I love my morning runs with my toddler and pup in my Bob jogger stroller. The weather is so dreamy right now too! ☀️😍 Now that my older 2 are in school, it's so nice to have the mornings a little more free. Which means more stroller runs and time with my youngest and dog outside. We hit the park often after which is what my little guy looks forward to most after our runs. Some of my mommy tips and tricks for running with your kids (and dogs) are:
Running with kids (and pets) can be tricky but it's also great bonding time and so rewarding! I have trained for many races with my kids in tow for many miles and I always feel happy to know they have been a part of the journey! So get out there and get active!
Race day is almost here! You’ve put in the hours, trained your heart out, made countless sacrifices and are hopefully feeling fit, strong and confident. If this is your first triathlon or Ironman event and you are like me you are feeling a bit excited and slightly nervous.
While proper training and preparation is key to getting you to the starting line, your ability to stay calm and focused on race day will ultimately define your outcome. Here are my 5 best tips to help you finish your first triathlon strong and confident.
Visualize Your Success
Just as logging the miles and putting in the training efforts is key to competing in any triathlon race, you also need to train your brain for the ride. Find some time to go to your quiet place and “meditate” about the event. Visualize the entire race from start to finish walking yourself through the swim, bike, run and each transition in between. Focus on each discipline in your mind and picture what it will feel like on race morning.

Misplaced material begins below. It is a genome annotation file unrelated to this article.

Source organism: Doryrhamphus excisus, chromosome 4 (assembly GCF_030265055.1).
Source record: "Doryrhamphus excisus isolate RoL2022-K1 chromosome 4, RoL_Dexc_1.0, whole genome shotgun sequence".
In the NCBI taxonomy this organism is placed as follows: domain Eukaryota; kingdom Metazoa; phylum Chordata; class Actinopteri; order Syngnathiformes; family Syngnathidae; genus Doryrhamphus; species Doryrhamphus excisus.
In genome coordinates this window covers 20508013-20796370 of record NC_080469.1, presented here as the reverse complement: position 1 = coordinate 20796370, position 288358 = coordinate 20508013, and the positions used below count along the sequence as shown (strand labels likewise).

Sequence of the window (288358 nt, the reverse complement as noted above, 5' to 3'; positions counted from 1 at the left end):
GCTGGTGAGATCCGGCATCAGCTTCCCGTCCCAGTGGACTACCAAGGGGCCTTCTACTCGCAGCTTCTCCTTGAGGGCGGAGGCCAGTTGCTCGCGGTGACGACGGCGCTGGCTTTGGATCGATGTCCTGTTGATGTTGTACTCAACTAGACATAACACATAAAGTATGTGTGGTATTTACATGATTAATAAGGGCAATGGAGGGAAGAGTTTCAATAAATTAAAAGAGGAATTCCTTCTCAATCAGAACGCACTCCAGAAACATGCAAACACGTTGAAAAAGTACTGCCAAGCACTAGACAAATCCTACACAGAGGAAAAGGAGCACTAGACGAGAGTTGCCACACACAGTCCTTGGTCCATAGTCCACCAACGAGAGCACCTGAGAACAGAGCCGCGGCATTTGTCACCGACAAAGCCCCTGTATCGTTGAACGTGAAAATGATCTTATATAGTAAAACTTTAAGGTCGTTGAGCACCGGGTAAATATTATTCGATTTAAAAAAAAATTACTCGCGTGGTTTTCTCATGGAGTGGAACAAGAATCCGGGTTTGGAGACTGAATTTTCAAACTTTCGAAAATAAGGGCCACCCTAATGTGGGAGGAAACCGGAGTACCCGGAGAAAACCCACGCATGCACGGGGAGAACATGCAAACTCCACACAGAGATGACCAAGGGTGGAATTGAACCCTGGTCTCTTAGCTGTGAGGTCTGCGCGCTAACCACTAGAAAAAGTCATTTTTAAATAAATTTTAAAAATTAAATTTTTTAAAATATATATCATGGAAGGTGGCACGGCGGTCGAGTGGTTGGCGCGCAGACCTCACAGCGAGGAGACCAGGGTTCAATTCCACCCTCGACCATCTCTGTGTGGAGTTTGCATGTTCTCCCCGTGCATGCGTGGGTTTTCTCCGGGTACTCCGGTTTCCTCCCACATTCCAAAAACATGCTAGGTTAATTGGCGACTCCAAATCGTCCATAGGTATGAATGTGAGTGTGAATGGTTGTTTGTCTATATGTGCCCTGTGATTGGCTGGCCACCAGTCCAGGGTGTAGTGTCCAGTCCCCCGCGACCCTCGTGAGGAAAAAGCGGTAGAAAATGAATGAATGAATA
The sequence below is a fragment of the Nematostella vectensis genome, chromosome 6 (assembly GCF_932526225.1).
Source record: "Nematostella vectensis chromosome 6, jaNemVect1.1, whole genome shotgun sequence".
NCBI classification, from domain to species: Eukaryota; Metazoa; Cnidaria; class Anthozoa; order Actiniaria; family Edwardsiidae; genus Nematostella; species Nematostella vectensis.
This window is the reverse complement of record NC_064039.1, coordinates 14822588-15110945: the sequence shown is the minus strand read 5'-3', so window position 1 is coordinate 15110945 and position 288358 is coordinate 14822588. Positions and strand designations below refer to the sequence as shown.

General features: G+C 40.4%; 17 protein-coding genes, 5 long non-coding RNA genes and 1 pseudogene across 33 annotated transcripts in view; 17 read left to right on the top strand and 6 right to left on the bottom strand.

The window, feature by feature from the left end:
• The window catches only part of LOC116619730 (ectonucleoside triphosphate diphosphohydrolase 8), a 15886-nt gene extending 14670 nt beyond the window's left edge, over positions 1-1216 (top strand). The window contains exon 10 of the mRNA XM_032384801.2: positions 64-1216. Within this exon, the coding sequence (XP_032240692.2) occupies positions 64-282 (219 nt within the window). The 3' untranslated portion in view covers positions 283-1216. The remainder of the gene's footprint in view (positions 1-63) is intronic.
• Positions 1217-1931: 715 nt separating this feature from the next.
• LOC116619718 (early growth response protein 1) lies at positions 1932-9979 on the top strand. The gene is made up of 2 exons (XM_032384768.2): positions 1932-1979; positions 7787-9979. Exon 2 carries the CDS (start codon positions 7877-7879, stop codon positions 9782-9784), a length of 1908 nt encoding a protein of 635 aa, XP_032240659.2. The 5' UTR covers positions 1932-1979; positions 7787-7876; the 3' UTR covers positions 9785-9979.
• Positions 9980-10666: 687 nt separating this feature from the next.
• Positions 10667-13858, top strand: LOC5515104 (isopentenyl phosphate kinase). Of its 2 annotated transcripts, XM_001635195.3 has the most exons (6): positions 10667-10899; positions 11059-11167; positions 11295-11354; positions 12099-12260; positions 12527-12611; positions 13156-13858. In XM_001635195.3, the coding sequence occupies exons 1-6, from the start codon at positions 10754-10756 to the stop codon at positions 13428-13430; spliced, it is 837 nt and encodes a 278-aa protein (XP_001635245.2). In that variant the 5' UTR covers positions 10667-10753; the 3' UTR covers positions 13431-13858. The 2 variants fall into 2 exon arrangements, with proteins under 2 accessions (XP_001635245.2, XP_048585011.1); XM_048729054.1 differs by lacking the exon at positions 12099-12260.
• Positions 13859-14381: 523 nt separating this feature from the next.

When I was part of a talented swim team in high school, our highly decorated coach taught me the importance of visualization practice. We had a meditative “relaxation” practice with the workout before every big swim meet. We would lie down in a quiet dark room and visualize our next race. It may sound strange to some, but it really helped to picture myself strong and successful as I was racing.
It is important to also mentally prepare for what could go wrong. Preparing for potential pitfalls (like loosing your goggles or getting a flat tire) and how to deal with them before they happen, will be key to keeping your cool if an error occurs. Quickly managing challenges throughout your race can play a key role in your success. Developing a strategy to overcome obstacles can be a very important tool in your bag of tricks.
Doubt Your Doubts
Everyone’s going to have highs and lows when they race. If you start feeling a little fatigued during your race, try and reduce your speed until you feel good again. In those moments, tell yourself to just keep going. You’ve trained hard, you’ve put the effort in and it will pay off. Do not get down on yourself if you need to slow your effort for a moment to see the big picture—finishing the race. Practice a positive state of mind and don’t let the doubts affect you physically.
Roll With The Punches
You could be perfectly prepared and trained and something could go wrong the week of the race, the day before, or even right before the start. What if the weather is extreme? What if there is a delay at the start? What if you get sick or injured?